Removal of methyl tertiary butyl ether (mtbe) vapour from contaminated air streams using different bacterial cultures in biotrickling filters.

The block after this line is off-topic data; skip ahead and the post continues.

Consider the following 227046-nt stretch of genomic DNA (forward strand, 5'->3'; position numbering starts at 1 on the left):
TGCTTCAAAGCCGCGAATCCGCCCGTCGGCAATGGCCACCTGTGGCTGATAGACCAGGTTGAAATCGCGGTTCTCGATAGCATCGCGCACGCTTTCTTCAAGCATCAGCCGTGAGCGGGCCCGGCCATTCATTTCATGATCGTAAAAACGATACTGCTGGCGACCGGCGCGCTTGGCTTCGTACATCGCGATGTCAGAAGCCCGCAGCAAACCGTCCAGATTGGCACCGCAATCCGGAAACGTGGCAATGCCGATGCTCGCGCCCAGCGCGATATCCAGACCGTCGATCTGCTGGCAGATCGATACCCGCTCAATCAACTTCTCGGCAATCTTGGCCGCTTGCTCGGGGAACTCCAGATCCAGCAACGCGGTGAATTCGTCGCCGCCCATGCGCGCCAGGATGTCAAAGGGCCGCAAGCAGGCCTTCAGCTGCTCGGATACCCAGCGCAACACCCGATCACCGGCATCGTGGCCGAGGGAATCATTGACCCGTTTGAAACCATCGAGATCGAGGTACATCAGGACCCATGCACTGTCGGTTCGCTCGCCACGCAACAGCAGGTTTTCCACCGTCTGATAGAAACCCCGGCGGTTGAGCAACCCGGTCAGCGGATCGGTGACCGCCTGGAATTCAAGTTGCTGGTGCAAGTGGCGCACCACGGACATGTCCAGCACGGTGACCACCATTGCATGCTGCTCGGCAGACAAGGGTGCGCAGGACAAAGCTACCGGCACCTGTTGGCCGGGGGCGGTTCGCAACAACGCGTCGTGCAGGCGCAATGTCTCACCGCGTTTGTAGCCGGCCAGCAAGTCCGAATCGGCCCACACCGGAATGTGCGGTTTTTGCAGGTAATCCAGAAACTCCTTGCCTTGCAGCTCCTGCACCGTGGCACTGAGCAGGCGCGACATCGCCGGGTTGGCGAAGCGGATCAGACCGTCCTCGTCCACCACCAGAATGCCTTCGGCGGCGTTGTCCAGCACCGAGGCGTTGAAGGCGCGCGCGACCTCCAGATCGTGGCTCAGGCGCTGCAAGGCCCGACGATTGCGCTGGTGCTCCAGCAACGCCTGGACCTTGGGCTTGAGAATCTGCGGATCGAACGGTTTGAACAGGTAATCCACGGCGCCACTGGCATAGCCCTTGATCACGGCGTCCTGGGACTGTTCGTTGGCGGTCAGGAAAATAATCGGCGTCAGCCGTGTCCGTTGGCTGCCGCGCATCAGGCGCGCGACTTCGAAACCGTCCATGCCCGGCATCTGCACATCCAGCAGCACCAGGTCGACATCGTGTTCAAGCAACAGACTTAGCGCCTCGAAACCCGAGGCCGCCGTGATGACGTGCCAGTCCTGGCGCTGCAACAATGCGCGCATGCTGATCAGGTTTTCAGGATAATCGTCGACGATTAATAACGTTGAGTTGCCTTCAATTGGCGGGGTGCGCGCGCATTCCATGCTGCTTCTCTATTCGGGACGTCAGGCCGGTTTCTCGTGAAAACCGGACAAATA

Methyl tertiary butyl ether (MTBE) was firstly introduced in the Islamic Republic of Iran in the end of 2001 as gasoline octane enhancer. Ordinary, reformulated gasoline contains 11-15% (v/v) of MTBE. Because of its low production cost and excellent blending characteristics, its production has been grown exponentially in the world, reaching a value of over 33 million tons per year (Fortin and Deshusses, et al., 1999). With respect to the widespread use of MTBE, (daily use of 75 thousand tons gasoline in Iran), it an extensive MTBE emission is expected as a result of the stacks and leakage from underground and aboveground fuel tanks. Relative recalcitrance of MTBE to natural attenuation combined with its physico-chemical characteristics is a threat to groundwater supplies and drinking water wells. Consequently, MTBE has been, the second most frequently detected contaminant in drinking water supplies (Fortin and Deshusses, et al ., 1999). While MTBE is thought to be less harmful than other gasoline constituents, there is still relatively incomplete knowledge on its health effects (USEPA, 1997); so in 1997, USEPA issued a drinking-water advisory for MTBE, which is in the range of 20-40 µg/L. Unfortunately, MTBE has quite different physico-chemical properties, making it more expensive to treat MTBE wastes with conventional techniques (Fortin and Deshusses, et al ., 1999). In many remediation techniques, such as air sparring, soil vapor extraction, air stripping and wastewater treatment operations, large air streams contaminated with MTBE are generated that besides, a very large emission from stacks, require treatment. Therefore, biological treatment may prove to be more feasible as a remedial technology in comparison to conventional methods (Fiorenza et al ., 2003). The most promising bioreactors for air pollution control are biofilters and biotrickling filters.